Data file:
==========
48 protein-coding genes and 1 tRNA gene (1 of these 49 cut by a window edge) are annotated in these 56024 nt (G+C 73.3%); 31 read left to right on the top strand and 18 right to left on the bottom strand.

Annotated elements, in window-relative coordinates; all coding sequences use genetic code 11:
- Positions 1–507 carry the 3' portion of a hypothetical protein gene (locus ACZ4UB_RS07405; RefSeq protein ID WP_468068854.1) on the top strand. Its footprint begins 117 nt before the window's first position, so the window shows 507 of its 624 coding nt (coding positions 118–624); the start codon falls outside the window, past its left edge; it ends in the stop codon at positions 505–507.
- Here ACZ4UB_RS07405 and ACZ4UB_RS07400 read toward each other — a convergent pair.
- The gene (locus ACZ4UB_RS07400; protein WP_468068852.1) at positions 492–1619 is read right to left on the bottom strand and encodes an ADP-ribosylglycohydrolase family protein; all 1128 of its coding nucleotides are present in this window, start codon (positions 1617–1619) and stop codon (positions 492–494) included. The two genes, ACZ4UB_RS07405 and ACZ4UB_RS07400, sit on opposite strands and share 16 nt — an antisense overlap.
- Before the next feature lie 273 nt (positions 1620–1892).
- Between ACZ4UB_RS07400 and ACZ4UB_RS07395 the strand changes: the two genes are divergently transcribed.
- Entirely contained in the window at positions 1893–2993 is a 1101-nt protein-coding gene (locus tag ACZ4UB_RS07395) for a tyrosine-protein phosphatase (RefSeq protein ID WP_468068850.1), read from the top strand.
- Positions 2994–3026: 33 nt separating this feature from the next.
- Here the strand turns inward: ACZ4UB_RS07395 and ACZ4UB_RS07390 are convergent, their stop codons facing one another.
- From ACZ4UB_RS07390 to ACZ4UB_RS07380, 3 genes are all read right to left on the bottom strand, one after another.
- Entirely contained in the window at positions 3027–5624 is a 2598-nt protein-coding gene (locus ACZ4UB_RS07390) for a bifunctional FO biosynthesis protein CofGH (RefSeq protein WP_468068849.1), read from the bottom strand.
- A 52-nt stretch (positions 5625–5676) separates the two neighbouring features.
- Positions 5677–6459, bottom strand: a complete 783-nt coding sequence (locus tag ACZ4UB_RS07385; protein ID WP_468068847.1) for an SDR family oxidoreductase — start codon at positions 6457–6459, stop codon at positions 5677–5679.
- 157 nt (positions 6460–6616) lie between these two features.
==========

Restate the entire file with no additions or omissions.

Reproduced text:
48 protein-coding genes and 1 tRNA gene (1 of these 49 cut by a window edge) are annotated in these 56024 nt (G+C 73.3%); 31 read left to right on the top strand and 18 right to left on the bottom strand.

Annotated elements, in window-relative coordinates; all coding sequences use genetic code 11:
- Positions 1–507 carry the 3' portion of a hypothetical protein gene (locus ACZ4UB_RS07405; RefSeq protein ID WP_468068854.1) on the top strand. Its footprint begins 117 nt before the window's first position, so the window shows 507 of its 624 coding nt (coding positions 118–624); the start codon falls outside the window, past its left edge; it ends in the stop codon at positions 505–507.
- Here ACZ4UB_RS07405 and ACZ4UB_RS07400 read toward each other — a convergent pair.
- The gene (locus ACZ4UB_RS07400; protein WP_468068852.1) at positions 492–1619 is read right to left on the bottom strand and encodes an ADP-ribosylglycohydrolase family protein; all 1128 of its coding nucleotides are present in this window, start codon (positions 1617–1619) and stop codon (positions 492–494) included. The two genes, ACZ4UB_RS07405 and ACZ4UB_RS07400, sit on opposite strands and share 16 nt — an antisense overlap.
- Before the next feature lie 273 nt (positions 1620–1892).
- Between ACZ4UB_RS07400 and ACZ4UB_RS07395 the strand changes: the two genes are divergently transcribed.
- Entirely contained in the window at positions 1893–2993 is a 1101-nt protein-coding gene (locus tag ACZ4UB_RS07395) for a tyrosine-protein phosphatase (RefSeq protein ID WP_468068850.1), read from the top strand.
- Positions 2994–3026: 33 nt separating this feature from the next.
- Here the strand turns inward: ACZ4UB_RS07395 and ACZ4UB_RS07390 are convergent, their stop codons facing one another.
- From ACZ4UB_RS07390 to ACZ4UB_RS07380, 3 genes are all read right to left on the bottom strand, one after another.
- Entirely contained in the window at positions 3027–5624 is a 2598-nt protein-coding gene (locus ACZ4UB_RS07390) for a bifunctional FO biosynthesis protein CofGH (RefSeq protein WP_468068849.1), read from the bottom strand.
- A 52-nt stretch (positions 5625–5676) separates the two neighbouring features.
- Positions 5677–6459, bottom strand: a complete 783-nt coding sequence (locus tag ACZ4UB_RS07385; protein ID WP_468068847.1) for an SDR family oxidoreductase — start codon at positions 6457–6459, stop codon at positions 5677–5679.
- 157 nt (positions 6460–6616) lie between these two features.